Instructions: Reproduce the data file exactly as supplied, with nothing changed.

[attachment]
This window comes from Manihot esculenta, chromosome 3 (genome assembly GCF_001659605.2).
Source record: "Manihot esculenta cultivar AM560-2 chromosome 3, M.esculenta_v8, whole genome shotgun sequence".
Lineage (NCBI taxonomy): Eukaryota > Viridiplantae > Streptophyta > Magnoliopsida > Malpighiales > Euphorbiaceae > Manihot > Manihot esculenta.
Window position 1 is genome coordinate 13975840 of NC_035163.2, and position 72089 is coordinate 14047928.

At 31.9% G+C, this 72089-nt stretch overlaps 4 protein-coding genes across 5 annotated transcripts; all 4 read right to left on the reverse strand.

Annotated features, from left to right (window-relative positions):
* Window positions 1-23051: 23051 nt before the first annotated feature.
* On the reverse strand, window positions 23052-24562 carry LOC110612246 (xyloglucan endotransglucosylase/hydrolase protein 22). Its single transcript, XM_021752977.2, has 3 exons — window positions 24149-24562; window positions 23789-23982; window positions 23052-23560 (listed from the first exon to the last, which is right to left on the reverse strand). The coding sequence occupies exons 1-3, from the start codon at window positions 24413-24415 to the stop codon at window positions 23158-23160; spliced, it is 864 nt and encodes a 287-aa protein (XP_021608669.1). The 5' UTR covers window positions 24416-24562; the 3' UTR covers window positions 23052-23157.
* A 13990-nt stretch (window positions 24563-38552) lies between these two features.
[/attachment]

This window comes from Manihot esculenta, chromosome 3 (genome assembly GCF_001659605.2).
Source record: "Manihot esculenta cultivar AM560-2 chromosome 3, M.esculenta_v8, whole genome shotgun sequence".
Lineage (NCBI taxonomy): Eukaryota > Viridiplantae > Streptophyta > Magnoliopsida > Malpighiales > Euphorbiaceae > Manihot > Manihot esculenta.
Window position 1 is genome coordinate 13975840 of NC_035163.2, and position 72089 is coordinate 14047928.

At 31.9% G+C, this 72089-nt stretch overlaps 4 protein-coding genes across 5 annotated transcripts; all 4 read right to left on the reverse strand.

Annotated features, from left to right (window-relative positions):
* Window positions 1-23051: 23051 nt before the first annotated feature.
* On the reverse strand, window positions 23052-24562 carry LOC110612246 (xyloglucan endotransglucosylase/hydrolase protein 22). Its single transcript, XM_021752977.2, has 3 exons — window positions 24149-24562; window positions 23789-23982; window positions 23052-23560 (listed from the first exon to the last, which is right to left on the reverse strand). The coding sequence occupies exons 1-3, from the start codon at window positions 24413-24415 to the stop codon at window positions 23158-23160; spliced, it is 864 nt and encodes a 287-aa protein (XP_021608669.1). The 5' UTR covers window positions 24416-24562; the 3' UTR covers window positions 23052-23157.
* A 13990-nt stretch (window positions 24563-38552) lies between these two features.